Oceanography The Official Magazine of
The Oceanography Society
Volume 01 Issue 02

View Issue TOC
Volume 01, No. 2
Pages 49 - 49


MEETINGS AND WORKSHOPS • Arctic Drilling Workshop, Ottawa, June 23–24, 1988

By Randall Jacobson  
Jump to
Citation Copyright & Usage
First Paragraph

Today’s polar oceans represent unique environments because of their cold hydrospheres and because of ice caps on adjacent land masses. These environments are the result of a long-term climate change since the end of the Mesozoic and short-term recurring climate shifts between late Cenozoic glacials and interglacials, Studies of the marine depositional environments and sediments that record this evolution have provided important but fragmentary data to describe the onset of the cold polar climate since late Neogene time and the response of fauna and flora to the cold temperatures. Virtually nothing is known of the transition period.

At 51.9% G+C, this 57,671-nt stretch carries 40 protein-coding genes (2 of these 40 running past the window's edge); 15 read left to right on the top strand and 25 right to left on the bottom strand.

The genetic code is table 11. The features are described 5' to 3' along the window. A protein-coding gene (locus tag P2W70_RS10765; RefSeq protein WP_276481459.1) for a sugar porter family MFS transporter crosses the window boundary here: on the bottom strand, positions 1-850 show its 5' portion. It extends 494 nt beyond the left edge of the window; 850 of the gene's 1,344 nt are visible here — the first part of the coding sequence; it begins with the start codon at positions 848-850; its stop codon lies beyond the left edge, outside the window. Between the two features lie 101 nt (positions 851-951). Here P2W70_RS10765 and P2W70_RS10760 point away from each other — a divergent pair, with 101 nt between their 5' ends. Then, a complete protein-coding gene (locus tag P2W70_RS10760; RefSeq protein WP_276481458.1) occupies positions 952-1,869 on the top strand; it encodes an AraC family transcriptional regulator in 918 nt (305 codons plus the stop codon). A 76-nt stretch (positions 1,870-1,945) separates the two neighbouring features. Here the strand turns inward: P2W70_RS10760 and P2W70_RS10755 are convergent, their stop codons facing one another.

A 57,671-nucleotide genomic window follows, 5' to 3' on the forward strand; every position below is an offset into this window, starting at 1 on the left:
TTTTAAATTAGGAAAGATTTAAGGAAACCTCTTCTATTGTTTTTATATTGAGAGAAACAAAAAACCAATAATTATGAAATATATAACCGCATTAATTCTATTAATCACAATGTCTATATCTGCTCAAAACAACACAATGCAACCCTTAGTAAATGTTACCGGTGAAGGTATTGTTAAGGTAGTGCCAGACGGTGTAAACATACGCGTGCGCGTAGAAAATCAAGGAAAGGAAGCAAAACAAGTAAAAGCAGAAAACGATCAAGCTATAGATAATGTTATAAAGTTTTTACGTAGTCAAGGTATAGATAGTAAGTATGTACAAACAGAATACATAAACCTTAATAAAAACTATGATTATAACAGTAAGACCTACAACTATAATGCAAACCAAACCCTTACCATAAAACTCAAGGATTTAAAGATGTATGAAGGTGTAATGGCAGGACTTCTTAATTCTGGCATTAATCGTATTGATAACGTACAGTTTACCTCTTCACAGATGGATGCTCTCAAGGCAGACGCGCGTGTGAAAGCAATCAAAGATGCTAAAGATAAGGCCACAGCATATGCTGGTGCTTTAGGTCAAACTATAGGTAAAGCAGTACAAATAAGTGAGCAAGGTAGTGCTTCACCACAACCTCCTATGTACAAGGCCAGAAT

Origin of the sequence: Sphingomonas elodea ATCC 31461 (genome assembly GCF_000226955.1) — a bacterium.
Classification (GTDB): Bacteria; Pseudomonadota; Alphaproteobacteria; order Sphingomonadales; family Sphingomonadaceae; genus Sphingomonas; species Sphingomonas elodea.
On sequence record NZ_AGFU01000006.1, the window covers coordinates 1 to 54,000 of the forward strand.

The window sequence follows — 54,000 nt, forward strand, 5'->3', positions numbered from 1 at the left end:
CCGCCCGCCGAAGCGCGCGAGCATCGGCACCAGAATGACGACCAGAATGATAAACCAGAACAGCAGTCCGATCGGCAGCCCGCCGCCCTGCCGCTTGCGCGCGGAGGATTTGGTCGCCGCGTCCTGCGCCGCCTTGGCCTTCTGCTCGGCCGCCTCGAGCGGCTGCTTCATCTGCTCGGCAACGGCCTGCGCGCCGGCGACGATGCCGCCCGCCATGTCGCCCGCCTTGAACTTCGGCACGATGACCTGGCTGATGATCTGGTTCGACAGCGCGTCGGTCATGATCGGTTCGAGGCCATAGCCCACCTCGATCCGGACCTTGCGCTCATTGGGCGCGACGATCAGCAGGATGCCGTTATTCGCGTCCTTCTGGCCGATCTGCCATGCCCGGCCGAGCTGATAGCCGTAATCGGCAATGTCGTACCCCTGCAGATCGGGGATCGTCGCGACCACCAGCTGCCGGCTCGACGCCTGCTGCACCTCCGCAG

Jacobson, R. 1988. Arctic Drilling Workshop, Ottawa, June 23–24, 1988. Oceanography 1(2):49, https://doi.org/10.5670/oceanog.1988.15.

Copyright & Usage

This is an open access article made available under the terms of the Creative Commons Attribution 4.0 International License (https://creativecommons.org/licenses/by/4.0/), which permits use, sharing, adaptation, distribution, and reproduction in any medium or format as long as users cite the materials appropriately, provide a link to the Creative Commons license, and indicate the changes that were made to the original content. Images, animations, videos, or other third-party material used in articles are included in the Creative Commons license unless indicated otherwise in a credit line to the material. If the material is not included in the article’s Creative Commons license, users will need to obtain permission directly from the license holder to reproduce the material.